Well, sorry folks, I never really got started up again once I got back from holiday - too many things in real life (TM) got in the way.
A partial success - I did get it working, and a real new game created (albeit a simple one), but not much else.
Roll on Winter 2013 - I'm not going anywhere and I'm going all out to win next time :)
Tuesday, 23 July 2013
Two problems...... firstly the sound doesn't work, and I've also realised that the Serial Register shifts left not right ..... so some bug fixes needed here :)
L8R: Fixed the emulation bug and modified the utility functions to work differently, but the sound still doesn't work on Java.
Saturday, 6 July 2013
Friday, 5 July 2013
Not only can you watch the game on your TV and play the board game you can now play it on your home computer.
It is a slightly cut down version, because it is difficult to fit all 37 books of rules into a microcontroller with 512 bytes of ROM memory (I did consider interfacing an SD RAM Card but it was too challenging).
Playing the game is simple. Download the emulator and the "Numberwang" game pack, and unzip both files. Put all the files in the same directory.
Run it with:
java -jar funem.jar numberwang.bin
then select Debug/Run on the menus and click on the Game window. To play the game, choose your number (from 1-8) by pressing the button (keys A-H on the keyboard) and it will tell you whether or not it is Numberwang by lighting the green or red LED at the bottom of the screen. You can also "rotate the board" for added realism (R key), and play it as a 2 or more player game by passing the game around between 2 or more players.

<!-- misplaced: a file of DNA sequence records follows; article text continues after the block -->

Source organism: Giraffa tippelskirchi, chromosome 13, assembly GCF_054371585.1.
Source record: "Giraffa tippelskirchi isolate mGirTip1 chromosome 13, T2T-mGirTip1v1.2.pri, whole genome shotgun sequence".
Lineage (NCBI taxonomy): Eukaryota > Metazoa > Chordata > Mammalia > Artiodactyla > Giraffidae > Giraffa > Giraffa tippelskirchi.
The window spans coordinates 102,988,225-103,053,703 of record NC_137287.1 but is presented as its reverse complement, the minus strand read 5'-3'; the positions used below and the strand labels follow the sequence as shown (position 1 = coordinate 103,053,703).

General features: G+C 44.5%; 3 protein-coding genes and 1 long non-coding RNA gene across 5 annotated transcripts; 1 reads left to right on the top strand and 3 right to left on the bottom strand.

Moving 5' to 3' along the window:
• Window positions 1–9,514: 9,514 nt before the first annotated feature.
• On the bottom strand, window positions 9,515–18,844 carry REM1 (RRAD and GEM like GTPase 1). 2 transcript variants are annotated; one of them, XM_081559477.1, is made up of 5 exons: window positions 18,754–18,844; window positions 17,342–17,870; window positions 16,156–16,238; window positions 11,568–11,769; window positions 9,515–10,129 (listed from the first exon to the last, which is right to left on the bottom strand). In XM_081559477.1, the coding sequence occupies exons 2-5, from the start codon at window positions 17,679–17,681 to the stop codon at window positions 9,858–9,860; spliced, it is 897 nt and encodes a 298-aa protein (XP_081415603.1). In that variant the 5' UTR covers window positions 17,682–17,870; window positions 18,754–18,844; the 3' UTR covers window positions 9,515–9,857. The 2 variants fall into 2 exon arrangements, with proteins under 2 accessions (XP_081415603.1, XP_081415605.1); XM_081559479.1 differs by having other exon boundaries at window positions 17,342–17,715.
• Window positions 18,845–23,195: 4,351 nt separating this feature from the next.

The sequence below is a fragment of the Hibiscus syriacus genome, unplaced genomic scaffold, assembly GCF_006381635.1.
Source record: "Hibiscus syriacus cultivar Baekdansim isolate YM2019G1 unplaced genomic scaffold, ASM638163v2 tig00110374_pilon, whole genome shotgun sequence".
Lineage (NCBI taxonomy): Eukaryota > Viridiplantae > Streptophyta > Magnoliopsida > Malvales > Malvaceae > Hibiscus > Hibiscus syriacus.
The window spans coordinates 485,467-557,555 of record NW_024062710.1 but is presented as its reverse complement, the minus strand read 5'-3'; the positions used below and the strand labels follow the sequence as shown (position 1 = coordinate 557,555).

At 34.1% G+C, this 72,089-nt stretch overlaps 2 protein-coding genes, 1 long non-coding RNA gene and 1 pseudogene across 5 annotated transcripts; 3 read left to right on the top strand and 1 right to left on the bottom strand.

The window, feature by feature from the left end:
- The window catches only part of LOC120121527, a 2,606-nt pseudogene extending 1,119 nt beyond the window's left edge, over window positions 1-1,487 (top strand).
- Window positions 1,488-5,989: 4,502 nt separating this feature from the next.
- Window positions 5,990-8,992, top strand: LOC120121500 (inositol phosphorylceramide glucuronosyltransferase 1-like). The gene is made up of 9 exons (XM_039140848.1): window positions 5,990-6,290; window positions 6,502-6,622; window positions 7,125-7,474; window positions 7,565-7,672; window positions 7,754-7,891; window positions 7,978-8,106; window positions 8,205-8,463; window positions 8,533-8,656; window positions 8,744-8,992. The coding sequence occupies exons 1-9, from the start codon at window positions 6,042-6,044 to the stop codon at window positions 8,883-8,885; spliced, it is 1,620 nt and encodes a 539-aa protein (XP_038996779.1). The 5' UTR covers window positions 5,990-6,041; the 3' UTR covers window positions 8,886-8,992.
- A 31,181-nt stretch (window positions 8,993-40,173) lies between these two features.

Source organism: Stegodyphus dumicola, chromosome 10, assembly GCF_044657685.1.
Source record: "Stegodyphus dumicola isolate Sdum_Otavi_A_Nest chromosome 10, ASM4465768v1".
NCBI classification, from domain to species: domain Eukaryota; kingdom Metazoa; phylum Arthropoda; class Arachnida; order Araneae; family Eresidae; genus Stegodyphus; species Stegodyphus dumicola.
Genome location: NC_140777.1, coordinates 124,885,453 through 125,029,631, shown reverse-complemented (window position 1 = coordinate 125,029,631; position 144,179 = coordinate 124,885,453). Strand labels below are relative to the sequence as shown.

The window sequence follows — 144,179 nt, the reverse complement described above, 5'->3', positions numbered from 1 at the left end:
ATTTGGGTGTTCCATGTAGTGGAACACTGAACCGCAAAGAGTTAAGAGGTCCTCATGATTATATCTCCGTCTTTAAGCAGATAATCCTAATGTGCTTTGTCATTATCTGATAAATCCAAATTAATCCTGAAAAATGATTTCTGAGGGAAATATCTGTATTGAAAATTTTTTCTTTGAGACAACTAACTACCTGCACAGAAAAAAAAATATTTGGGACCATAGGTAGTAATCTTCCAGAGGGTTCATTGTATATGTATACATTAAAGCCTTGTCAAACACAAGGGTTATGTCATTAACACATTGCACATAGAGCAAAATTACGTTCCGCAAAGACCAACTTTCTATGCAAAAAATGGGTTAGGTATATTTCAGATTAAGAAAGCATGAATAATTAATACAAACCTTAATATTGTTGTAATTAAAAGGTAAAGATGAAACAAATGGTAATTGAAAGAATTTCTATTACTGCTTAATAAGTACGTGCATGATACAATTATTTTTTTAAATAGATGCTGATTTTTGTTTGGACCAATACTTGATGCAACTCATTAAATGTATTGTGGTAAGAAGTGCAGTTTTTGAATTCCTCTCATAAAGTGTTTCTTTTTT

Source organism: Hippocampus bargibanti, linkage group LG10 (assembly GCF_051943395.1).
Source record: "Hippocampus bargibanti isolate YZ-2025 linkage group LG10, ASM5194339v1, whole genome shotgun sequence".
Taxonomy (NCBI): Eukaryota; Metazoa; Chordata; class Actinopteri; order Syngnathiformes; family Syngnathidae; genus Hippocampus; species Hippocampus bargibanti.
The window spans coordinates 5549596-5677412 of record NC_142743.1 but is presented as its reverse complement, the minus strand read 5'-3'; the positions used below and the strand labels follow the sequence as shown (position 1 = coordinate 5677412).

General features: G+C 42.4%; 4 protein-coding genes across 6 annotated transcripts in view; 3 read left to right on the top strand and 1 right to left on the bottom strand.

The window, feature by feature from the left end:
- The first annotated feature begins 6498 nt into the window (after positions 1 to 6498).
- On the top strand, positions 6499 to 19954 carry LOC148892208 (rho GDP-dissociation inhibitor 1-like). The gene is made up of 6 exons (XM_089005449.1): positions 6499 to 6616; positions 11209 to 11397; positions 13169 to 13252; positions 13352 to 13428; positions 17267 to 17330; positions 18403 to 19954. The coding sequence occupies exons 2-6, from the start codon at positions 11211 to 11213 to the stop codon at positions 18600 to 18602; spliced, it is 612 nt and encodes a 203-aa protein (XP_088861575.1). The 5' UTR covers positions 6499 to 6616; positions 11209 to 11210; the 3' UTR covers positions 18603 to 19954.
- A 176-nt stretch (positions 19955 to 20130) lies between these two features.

The game zip contains the source and the background SVG, the only files that are actually needed are numberwang.bin (program code and hardware description) and numberwang.png (the backdrop picture).
This is just a test game to check everything that works and that the "BIOS" file is useable. Creating this game took about 20 minutes, but 2-3 times as long was spent tweaking and bug fixing the BIOS. I still haven't cracked the sound yet, it warbles a fair bit :)
I am going away soon ; when I get back I will have a go at writing a "proper" game, probably one of the three original games, then have a go at writing a real original game.
Thursday, 4 July 2013
It's probably mostly complete, though I might add other specific routines like "Increment RAM(B) and set carry if zero" (which is there already).
Anyway, next up, writing a demo game.
It does, however, do quite a lot of the work.
The main part is the light generation. The idea is that the main loop does something like:
if (something) light(led3)
} while (!timeOut)
i.e. lighting each light in turn. Decoding and lighting the leds takes roughly the same amount of processor time each time. So we can create a timing system that has a counter which counts up to 15x16 (technical reasons) "led lighting instances" and this will take a predictable amount of time.
We can also use this to track audio. By having an audio counter and adding a pitch value on it, we can turn the sound off and on again on overflow, giving 15 different reasonably predictable pitches. You couldn't play a tune on it much,but it's okay for simple sound FX.
When the timeout occurs the coder can scan the buttons (functions available for this) and update the status of the game accordingly.
I am a bit undecided about this. Writing code from scratch for each game allows more efficiency - one can use SKGBZ and so on, rather than doing it the way I've done it. But it does, after a fashion promote some hardware independence, so you have code like